One would hope that the ‘team is in place’ considering the staff that worked there when Neville Stewart ran the show was less than a third of the current one. We might also mention that when Neville left he had recorded more than 20 years of successive profits and there were cash reserves of $1.6 million.

Now if everything is so rosy looking to the future of the TTC why did the Auditor report the following under the heading: “Uncertainty in relation to going concern” when he wrote:

 ‘WITHOUT qualifying our opinion, we draw attention to Note 21, in the financial report, which indicates the club incurred a net loss of $2,533,673 during the year ended 30 June 2014, had a net current liability position of $468,936 and net cash being a liability position of $166,743 as at 30 June 2014.’

 But the most alarming aspect of the Auditor’s Report was the subsequent warning to members:

 ‘These conditions, along with the other matters set forth in Note 20, indicate the existence of a material uncertainty that may cast significant doubt about the entity’s ability to continue as a going concern and therefore, whether it will be able to realize its assets and discharge its liabilities in the normal course of business.’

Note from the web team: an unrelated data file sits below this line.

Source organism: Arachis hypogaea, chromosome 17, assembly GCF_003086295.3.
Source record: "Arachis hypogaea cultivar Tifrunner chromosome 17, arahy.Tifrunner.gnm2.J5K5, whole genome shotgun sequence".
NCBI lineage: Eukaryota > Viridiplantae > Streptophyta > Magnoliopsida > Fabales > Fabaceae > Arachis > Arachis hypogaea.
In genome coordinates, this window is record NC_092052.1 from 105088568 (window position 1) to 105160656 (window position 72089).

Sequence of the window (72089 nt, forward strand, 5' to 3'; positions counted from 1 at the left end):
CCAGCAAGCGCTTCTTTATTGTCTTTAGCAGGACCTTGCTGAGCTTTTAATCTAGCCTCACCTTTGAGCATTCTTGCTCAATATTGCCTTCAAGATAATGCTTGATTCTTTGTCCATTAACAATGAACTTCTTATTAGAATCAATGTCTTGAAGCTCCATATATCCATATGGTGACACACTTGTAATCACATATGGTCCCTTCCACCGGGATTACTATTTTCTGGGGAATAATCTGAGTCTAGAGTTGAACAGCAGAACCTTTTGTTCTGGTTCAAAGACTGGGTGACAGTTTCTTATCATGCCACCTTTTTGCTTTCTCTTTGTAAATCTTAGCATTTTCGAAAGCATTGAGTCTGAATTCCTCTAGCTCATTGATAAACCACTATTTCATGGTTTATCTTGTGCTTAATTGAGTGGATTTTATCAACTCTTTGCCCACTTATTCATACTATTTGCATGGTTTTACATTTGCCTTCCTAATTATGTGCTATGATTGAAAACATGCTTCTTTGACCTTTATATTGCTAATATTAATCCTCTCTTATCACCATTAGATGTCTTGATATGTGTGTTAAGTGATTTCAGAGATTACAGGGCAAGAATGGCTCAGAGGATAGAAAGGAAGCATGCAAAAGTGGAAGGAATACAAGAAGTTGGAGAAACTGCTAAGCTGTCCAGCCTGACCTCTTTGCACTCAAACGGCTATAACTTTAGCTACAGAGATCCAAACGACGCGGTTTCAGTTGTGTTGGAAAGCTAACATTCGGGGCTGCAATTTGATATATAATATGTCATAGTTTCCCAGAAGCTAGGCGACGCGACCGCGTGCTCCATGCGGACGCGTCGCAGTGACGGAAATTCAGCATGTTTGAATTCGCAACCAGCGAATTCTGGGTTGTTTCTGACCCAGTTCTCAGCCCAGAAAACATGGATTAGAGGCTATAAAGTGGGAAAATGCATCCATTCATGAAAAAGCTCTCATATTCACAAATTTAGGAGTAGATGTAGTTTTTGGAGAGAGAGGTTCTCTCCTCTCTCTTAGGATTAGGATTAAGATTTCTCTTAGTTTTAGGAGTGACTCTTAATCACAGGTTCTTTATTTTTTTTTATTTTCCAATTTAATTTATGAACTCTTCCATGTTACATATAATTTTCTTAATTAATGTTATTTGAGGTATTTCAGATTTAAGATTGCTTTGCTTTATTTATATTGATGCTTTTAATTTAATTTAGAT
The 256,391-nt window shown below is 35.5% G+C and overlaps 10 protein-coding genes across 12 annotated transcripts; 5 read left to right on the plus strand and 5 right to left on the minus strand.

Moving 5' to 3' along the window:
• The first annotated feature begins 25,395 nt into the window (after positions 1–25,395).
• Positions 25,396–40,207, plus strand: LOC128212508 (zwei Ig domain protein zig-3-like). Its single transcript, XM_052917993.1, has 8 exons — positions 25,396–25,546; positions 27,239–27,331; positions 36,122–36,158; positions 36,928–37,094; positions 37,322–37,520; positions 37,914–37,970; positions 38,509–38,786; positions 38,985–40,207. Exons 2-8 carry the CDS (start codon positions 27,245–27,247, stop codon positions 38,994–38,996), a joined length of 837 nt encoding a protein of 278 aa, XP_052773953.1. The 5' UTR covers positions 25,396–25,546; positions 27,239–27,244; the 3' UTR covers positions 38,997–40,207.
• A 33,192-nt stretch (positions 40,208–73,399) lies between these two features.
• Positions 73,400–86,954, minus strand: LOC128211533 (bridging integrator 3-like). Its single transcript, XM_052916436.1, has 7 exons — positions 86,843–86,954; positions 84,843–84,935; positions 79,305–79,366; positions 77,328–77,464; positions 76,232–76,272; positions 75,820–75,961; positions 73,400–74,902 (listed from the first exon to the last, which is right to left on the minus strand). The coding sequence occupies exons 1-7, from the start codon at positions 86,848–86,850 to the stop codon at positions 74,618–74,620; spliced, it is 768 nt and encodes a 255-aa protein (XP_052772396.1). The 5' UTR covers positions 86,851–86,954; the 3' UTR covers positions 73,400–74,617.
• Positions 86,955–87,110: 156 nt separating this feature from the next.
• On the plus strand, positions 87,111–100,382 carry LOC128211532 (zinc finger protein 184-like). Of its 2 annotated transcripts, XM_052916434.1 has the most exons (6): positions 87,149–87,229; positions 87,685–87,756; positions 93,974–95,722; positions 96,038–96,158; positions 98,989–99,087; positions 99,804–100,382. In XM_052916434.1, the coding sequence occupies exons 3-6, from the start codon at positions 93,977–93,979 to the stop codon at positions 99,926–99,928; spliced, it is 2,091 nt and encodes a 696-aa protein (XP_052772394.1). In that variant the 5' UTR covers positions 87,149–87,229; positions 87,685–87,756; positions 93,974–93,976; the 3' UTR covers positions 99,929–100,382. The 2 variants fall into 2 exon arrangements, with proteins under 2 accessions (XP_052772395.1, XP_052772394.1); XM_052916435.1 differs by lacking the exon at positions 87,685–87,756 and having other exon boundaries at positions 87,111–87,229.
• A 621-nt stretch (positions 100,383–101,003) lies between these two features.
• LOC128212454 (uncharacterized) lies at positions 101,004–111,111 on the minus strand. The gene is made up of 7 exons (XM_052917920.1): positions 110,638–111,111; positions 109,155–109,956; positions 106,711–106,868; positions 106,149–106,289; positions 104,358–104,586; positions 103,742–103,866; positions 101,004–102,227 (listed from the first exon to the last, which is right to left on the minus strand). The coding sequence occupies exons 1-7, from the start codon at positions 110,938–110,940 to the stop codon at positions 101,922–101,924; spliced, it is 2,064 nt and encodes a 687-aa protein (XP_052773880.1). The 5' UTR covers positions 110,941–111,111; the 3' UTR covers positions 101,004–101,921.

Now if we were shareholders in a registered company that presented us with the rider (financial forecasts may cast significant doubt about our ability to continue as a going concern) we would be far from happy or confident – let alone optimistic about the future of our share holding.

 Let’s face it – the TTC has had significant financial support from the Government and RQ – some would argue much more than most, if any, club in Queensland. There are allegations it has been ‘cuddled’ because of close links between the club chairman and his RQ counterpart.

 There have been on-going claims of favoritism from RQ hierarchy and the Government to racing in Toowoomba. If the club needs another handout in the year or two ahead to haul it out of a spot of financial bother this will not sit very well with those clubs who are struggling financially and believe that Toowoomba already gets too much start at their expense.

 Not only was there the new track – which has proved somewhat of a disaster – but the story goes that RQ helped TTC out with wages and other expenses during the time it was closed for the redevelopment. That does not appear to be covered anywhere in the annual report so perhaps it is incorrect.

 Add to that the massive prizemoney increases from the new TAB deal and date allocation proposals that Toowoomba has received in recent times and one has to ask if RQ can afford to throw good money after bad when the track is a basket case and many punters will not bet there.

 In conclusion we pose this question for RQ All Codes boss Kevin Dixon to ask his good buddy, the TTC chair Bob Frappell, next time he calls on the hot line looking for another rescue package:

 How are clubs like Townsville and Mackay who were threatened with closure (one even had an administrator appointed we believe) going to react if we allow the handout mentality to continue with Toowoomba?

 It’s just food for thought!’